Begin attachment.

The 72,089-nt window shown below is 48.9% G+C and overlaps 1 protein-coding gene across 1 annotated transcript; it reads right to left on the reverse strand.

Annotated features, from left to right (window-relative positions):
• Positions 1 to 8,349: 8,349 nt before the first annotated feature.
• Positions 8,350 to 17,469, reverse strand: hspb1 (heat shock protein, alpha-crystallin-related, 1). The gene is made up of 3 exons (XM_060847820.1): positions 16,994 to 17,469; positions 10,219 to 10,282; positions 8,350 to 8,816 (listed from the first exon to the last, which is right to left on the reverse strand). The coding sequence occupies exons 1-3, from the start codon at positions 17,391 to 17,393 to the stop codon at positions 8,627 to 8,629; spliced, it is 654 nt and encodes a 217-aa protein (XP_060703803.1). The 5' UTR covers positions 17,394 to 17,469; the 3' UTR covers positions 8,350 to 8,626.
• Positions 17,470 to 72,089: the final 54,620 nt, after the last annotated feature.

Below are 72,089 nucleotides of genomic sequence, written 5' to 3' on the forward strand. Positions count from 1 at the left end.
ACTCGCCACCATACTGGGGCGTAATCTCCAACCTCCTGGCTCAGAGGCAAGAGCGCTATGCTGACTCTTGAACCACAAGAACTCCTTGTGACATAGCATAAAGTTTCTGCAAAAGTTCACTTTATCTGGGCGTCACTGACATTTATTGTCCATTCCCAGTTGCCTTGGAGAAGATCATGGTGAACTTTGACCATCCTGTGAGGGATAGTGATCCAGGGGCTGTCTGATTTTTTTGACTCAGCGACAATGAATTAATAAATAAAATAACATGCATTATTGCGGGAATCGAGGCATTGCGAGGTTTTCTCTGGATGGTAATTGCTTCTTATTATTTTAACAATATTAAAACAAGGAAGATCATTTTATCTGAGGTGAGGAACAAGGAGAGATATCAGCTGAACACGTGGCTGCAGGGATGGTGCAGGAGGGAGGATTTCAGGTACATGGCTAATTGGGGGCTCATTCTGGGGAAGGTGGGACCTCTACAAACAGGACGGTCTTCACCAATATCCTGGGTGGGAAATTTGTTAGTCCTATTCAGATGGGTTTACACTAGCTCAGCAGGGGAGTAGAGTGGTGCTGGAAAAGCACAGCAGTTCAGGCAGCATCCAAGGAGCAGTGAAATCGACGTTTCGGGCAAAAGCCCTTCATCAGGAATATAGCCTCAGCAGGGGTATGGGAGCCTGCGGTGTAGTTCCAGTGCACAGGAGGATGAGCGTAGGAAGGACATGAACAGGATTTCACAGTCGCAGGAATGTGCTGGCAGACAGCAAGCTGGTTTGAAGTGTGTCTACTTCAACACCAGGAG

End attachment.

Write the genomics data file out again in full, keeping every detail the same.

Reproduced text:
The 72,089-nt window shown below is 48.9% G+C and overlaps 1 protein-coding gene across 1 annotated transcript; it reads right to left on the reverse strand.

Annotated features, from left to right (window-relative positions):
• Positions 1 to 8,349: 8,349 nt before the first annotated feature.
• Positions 8,350 to 17,469, reverse strand: hspb1 (heat shock protein, alpha-crystallin-related, 1). The gene is made up of 3 exons (XM_060847820.1): positions 16,994 to 17,469; positions 10,219 to 10,282; positions 8,350 to 8,816 (listed from the first exon to the last, which is right to left on the reverse strand). The coding sequence occupies exons 1-3, from the start codon at positions 17,391 to 17,393 to the stop codon at positions 8,627 to 8,629; spliced, it is 654 nt and encodes a 217-aa protein (XP_060703803.1). The 5' UTR covers positions 17,394 to 17,469; the 3' UTR covers positions 8,350 to 8,626.
• Positions 17,470 to 72,089: the final 54,620 nt, after the last annotated feature.

Below are 72,089 nucleotides of genomic sequence, written 5' to 3' on the forward strand. Positions count from 1 at the left end.
ACTCGCCACCATACTGGGGCGTAATCTCCAACCTCCTGGCTCAGAGGCAAGAGCGCTATGCTGACTCTTGAACCACAAGAACTCCTTGTGACATAGCATAAAGTTTCTGCAAAAGTTCACTTTATCTGGGCGTCACTGACATTTATTGTCCATTCCCAGTTGCCTTGGAGAAGATCATGGTGAACTTTGACCATCCTGTGAGGGATAGTGATCCAGGGGCTGTCTGATTTTTTTGACTCAGCGACAATGAATTAATAAATAAAATAACATGCATTATTGCGGGAATCGAGGCATTGCGAGGTTTTCTCTGGATGGTAATTGCTTCTTATTATTTTAACAATATTAAAACAAGGAAGATCATTTTATCTGAGGTGAGGAACAAGGAGAGATATCAGCTGAACACGTGGCTGCAGGGATGGTGCAGGAGGGAGGATTTCAGGTACATGGCTAATTGGGGGCTCATTCTGGGGAAGGTGGGACCTCTACAAACAGGACGGTCTTCACCAATATCCTGGGTGGGAAATTTGTTAGTCCTATTCAGATGGGTTTACACTAGCTCAGCAGGGGAGTAGAGTGGTGCTGGAAAAGCACAGCAGTTCAGGCAGCATCCAAGGAGCAGTGAAATCGACGTTTCGGGCAAAAGCCCTTCATCAGGAATATAGCCTCAGCAGGGGTATGGGAGCCTGCGGTGTAGTTCCAGTGCACAGGAGGATGAGCGTAGGAAGGACATGAACAGGATTTCACAGTCGCAGGAATGTGCTGGCAGACAGCAAGCTGGTTTGAAGTGTGTCTACTTCAACACCAGGAG